Want to know why used cars cost so much?
It’s because new cars cost too much.
The industry trade magazine Automotive News reports that the number of new cars you can still buy for less than $20,000 is single digits – and falling. That the average price of a new car is now more than twice that, $42,000.
For some context, as recently as five or so years ago, every non-luxury brand had at least one model that started under $20k.
Just wait until the only cars you can buy are $40k electric cars.
Joe Biden has promised that “we’ll take, literally, millions of automobiles off the road.” What he meant by that, in his fumbling way, was that his pushing of electric cars – and trains – will take millions of non-electric cars off the road. But what may well happen – what is already happening – is the taking of “literally, millions” of new cars off the road, by keeping them parked on dealers’ lots.
The Seasonally Adjusted Annual Rate (SAAR) for new car sales has collapsed to around 16 million – a number that seems big if you don’t know know what it was.
It had been on track to crest 18 million – but that was when Orange Man Bad and gas prices low. Also, the economy not bad.
Today, it is very bad.
Consider how the price of gas – just gas – has affected what it costs to drive. The average person is now spending close to $50 to fill up the same 15 gallon (average) tank that it cost him about $30 to fill up just ten months ago. For the average driver – who fills up once a week – that’s $100 more per month to drive the same car, about $1,200 per year.
Now consider the cost of food. That $100 buys what $60 bought when Orange Man bad. On just these two fronts alone, the average person is paying several thousand dollars more per year to drive – to live – than he was paying just two years ago.
Just ten months ago.
But the cost of cars continues to increase – because the price of government is unrelenting. Old Corn Pop’s promise to “take, literally, millions” of cars off the road is being fulfilled by taking – literally – millions of people out of the showroom.
One of the ways this is being done is by pressuring the car companies to “electrify” – and most are complying, at least partially. Toyota – one of the last major holdouts – yanked the gasoline V6 out of the Sienna minivan in favor of a hybrid drivetrain, which means two drivetrains. One of them is the underpowered (for this size/weight vehicle) four cylinder engine; the other one is the electric motor/battery pack that augments the power of the undersized four. This does increase the 2022 Sienna’s gas mileage, which now averages (city and highway) 36 miles-per-gallon, which is an uptick over the 2021 V6 Sienna’s 19 city, 26 highway.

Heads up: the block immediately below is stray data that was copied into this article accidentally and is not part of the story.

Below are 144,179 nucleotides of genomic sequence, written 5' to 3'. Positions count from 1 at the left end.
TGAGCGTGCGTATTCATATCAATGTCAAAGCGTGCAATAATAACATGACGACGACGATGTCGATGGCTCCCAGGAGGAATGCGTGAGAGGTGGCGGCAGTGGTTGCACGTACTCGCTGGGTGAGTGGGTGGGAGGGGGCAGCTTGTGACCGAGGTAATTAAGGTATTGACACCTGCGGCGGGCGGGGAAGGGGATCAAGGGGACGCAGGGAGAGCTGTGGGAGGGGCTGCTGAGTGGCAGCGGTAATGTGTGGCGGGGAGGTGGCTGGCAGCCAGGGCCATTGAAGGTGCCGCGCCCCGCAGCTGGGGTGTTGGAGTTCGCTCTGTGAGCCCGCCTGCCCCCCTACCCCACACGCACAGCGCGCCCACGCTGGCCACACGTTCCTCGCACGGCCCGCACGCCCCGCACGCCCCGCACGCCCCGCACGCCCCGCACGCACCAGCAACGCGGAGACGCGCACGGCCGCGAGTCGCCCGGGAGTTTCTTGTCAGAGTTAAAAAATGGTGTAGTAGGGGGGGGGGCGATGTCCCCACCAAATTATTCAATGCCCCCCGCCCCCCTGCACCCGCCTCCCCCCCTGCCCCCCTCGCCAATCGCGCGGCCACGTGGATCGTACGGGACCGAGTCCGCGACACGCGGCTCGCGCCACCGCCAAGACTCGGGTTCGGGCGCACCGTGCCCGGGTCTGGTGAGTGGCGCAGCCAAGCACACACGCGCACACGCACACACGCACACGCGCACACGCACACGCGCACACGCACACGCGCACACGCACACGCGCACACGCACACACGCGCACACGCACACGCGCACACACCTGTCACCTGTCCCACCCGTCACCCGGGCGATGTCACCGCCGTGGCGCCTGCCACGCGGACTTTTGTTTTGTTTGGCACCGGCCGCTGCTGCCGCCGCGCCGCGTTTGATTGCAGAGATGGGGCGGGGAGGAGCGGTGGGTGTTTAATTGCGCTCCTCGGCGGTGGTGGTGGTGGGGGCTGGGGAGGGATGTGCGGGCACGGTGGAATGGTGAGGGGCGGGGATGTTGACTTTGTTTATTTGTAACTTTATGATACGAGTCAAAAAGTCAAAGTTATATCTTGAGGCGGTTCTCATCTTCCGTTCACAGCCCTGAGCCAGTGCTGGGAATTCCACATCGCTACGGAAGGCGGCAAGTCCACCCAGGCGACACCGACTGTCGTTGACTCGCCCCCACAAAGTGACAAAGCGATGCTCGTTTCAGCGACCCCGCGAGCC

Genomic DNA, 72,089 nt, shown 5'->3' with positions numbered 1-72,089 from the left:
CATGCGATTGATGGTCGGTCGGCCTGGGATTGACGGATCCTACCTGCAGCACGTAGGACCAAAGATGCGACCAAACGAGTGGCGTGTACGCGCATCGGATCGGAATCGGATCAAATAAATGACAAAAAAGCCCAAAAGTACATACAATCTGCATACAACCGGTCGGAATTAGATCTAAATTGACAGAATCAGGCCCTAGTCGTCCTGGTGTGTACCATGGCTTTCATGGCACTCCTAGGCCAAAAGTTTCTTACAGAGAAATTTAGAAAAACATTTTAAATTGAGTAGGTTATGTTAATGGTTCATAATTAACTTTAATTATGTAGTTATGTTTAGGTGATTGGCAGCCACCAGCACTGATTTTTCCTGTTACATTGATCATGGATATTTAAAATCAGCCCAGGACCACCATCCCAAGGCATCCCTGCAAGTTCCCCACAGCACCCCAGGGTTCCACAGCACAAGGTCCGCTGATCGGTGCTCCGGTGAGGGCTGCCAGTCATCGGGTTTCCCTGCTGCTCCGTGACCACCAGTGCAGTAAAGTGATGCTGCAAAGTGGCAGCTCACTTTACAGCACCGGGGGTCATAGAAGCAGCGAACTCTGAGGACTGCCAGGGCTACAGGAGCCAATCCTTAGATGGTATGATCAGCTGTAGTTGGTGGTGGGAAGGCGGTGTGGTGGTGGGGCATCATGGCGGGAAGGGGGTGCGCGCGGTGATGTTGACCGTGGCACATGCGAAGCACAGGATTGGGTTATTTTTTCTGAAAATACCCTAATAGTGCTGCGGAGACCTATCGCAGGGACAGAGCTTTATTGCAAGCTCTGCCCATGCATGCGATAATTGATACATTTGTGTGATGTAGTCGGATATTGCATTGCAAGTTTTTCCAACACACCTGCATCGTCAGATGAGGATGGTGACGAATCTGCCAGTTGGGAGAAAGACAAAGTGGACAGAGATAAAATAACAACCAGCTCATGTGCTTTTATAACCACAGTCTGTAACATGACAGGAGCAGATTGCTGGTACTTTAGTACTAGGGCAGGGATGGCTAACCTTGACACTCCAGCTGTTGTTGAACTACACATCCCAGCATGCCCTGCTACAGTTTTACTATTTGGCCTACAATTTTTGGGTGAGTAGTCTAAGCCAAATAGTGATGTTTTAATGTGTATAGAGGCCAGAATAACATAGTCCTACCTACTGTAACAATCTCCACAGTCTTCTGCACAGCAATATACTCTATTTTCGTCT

But there’s also the uptick in the new hybrid Sienna’s base price – to $34,560 from $31,415. You pay $3,145 to “save gas” . . . assuming you can afford to.
It is much more affordable to buy a used Sienna – even if it doesn’t average 36 MPG.
Similarly, you can save a lot on a truck by not buying a new one. In part because there aren’t any small ones (the not-yet-available 2022 Ford Maverick looks like a small truck but it is in fact a car made to look like a small truck; a small hybrid car made to look like a small truck).
The mid-sized trucks you can buy (new) are almost as big as full-sized used trucks and less useful, since they all have beds about the same size as those attached to the compact-sized trucks no one sells (new) anymore. They’re also higher-priced. One of the newest new ones is the 2022 Nissan Frontier, which starts at $27,840. It used to be possible to buy a Frontier – when it was a compact-sized truck – for less than $20,000.
How many people aren’t buying new Frontiers because they can’t afford to?
Full-sized (super-sized, really) new trucks routinely sticker for three times that $20,000.
They are powerful and capable, certainly.
But neither matters much if you can’t make the payments.
If market forces were still operative, the car companies would be looking for ways to reduce the cost of cars (and trucks) as by making them simpler, as by making some (many) of the features that have become standard optional.
Instead, they add more standards – especially electronic ones, most of them features few if any buyers seem to really want but which every buyer is expected to pay for. Huge touchscreens; hybrid drivetrains. Electrified – and electronic – everything.
But that only sells when people can buy.
. . . .
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